In an article reprinted in Matzav.com, Rabbi Aryeh Ginzberg admirably goes to lengths to show how comments on articles on the internet can be so horribly insensitive. He is right. He then calls them “digital murder”. Rabbi Ginzberg is on the money when he notes that comments can be off and grossly insensitive. So what do I object to? After all, he’s urging people to be more sensitive and nice?
I don’t disagree with the notion of people displaying a more civil and generous tone when they address topics, but what has this to do with being “digital?”. I discern the spectre of a new ogre. Yes, that big bad internet is responsible for all this digital loshon hora and digital rechilus and proverbial digital murder.
Hello? This has little to do with the internet. If people make these comments on blogs they make them at home, at school, in the yeshivah or in the alley way. Is this the first time we have met people making snide remarks behind other people’s backs? It’s really about poor chinuch, fake chinuch, corrupt chinuch found in our “holy” schools and our “holy” homes. If we or our children are making insensitive remarks then it is deflective to focus on the vehicle that enables the promulgation of those remarks, as if in some way the vehicle might be (partly) responsible. The vehicle changes from generation to generation. The problem is ubiquitous.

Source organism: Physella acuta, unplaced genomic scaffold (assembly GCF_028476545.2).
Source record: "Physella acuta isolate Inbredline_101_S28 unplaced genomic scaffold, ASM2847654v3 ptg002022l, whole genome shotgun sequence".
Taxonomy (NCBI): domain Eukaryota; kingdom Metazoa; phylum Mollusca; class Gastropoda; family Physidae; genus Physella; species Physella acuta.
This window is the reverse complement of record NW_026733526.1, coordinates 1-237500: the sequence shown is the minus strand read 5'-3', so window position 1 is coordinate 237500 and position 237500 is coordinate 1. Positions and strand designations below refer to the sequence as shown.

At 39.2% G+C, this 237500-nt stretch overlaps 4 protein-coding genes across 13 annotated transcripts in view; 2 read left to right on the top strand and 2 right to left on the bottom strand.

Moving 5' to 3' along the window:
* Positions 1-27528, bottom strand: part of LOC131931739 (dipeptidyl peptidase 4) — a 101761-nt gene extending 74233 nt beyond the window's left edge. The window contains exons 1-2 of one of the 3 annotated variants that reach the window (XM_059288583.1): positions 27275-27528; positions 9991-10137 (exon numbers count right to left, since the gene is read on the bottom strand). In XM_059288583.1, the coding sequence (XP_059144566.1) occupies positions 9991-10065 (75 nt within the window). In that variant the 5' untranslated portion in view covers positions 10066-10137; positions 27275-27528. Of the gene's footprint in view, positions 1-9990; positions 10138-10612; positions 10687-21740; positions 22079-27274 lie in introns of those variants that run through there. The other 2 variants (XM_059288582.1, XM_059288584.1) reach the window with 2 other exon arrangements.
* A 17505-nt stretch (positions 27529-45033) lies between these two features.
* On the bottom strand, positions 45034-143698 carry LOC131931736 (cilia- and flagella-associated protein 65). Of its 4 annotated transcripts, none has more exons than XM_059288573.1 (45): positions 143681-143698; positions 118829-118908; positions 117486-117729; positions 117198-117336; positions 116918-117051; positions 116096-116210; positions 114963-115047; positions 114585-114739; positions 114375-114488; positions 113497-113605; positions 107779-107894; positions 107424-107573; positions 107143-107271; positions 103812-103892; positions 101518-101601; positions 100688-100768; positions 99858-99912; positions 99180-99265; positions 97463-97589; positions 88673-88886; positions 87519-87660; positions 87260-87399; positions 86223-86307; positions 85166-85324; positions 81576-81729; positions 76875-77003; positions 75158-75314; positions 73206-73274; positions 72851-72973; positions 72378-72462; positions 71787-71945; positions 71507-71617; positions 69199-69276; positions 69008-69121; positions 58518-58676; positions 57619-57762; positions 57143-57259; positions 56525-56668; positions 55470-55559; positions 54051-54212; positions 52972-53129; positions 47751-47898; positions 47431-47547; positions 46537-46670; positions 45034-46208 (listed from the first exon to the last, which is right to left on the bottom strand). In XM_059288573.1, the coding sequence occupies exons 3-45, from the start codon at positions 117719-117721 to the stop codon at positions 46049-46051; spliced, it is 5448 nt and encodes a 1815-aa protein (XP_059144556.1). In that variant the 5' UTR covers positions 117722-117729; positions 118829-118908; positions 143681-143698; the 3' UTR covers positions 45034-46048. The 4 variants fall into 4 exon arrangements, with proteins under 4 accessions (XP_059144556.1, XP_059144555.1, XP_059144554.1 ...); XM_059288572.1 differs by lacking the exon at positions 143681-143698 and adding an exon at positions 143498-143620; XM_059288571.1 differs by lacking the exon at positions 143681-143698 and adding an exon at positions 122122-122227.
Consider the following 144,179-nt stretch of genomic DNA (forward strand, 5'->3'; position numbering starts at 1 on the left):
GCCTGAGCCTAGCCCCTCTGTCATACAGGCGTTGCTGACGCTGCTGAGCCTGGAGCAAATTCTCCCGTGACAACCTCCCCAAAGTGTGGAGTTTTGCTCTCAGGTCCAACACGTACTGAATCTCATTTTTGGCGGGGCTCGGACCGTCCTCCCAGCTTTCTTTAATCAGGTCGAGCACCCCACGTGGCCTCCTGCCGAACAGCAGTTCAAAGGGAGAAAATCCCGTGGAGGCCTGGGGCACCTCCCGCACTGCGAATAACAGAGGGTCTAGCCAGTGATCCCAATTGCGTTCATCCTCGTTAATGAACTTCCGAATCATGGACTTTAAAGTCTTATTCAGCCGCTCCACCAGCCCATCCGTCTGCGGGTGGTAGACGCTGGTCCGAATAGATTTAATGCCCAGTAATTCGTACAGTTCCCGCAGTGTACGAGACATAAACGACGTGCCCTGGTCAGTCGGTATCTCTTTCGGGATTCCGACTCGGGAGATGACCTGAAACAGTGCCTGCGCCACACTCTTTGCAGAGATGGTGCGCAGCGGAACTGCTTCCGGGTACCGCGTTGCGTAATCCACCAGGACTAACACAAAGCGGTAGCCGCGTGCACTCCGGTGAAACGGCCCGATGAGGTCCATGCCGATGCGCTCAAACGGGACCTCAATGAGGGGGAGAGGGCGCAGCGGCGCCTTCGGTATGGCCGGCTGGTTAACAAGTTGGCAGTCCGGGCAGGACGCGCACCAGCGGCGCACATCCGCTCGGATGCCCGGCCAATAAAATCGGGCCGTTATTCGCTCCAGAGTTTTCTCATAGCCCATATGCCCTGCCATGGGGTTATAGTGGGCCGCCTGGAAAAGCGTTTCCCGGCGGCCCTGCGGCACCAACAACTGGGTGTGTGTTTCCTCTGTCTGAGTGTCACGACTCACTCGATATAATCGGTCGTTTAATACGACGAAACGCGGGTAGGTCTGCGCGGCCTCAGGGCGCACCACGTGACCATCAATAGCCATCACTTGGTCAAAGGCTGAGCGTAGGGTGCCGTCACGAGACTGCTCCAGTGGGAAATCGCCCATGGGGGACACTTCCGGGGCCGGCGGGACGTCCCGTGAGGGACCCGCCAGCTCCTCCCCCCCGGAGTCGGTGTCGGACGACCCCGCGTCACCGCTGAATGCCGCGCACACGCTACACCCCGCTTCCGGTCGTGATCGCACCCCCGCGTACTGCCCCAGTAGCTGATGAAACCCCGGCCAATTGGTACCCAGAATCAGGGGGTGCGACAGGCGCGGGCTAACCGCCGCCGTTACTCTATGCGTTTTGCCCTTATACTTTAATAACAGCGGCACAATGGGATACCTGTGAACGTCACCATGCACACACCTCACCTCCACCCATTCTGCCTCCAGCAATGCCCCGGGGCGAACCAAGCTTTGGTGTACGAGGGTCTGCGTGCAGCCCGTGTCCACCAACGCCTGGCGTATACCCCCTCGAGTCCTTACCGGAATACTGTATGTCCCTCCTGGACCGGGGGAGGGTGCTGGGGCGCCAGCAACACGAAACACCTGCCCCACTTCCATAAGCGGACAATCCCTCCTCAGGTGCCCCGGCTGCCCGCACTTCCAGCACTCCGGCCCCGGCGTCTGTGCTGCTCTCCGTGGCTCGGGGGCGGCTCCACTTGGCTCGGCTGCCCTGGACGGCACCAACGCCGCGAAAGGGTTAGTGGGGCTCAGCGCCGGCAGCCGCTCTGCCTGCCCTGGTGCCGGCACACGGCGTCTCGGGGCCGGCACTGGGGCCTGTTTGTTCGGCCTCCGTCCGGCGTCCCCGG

Pen and Paper. Yes, they can be used to write chidushei torah but they can also be used to promulgate insensitive remarks and yes, even pornography. Ban the pen, ban the paper?
Telephones. Yes, they can be used to carry nice messages and blessings and Torah and all things good. They can also carry the worst loshon horah that can destroy someone’s life. Ban the phone?
And now we have the Internet. Well, the internet can be used as a kiddush hashem. Will we ever read about an askan or gadol praising the incredible harbotzas hatorah that has occurred because of the internet? I doubt it. People will just concentrate on the negative side and seek to ban it. This “digital murder” is another attempt to put a nail in the internet coffin. It won’t work.
The web is here to stay. We should worry about our children making such comments, not the type of paper they use.
PS. Starting a chabura in mussar is not the answer to this general problem. It’s about חינוך at an early stage and an example at home.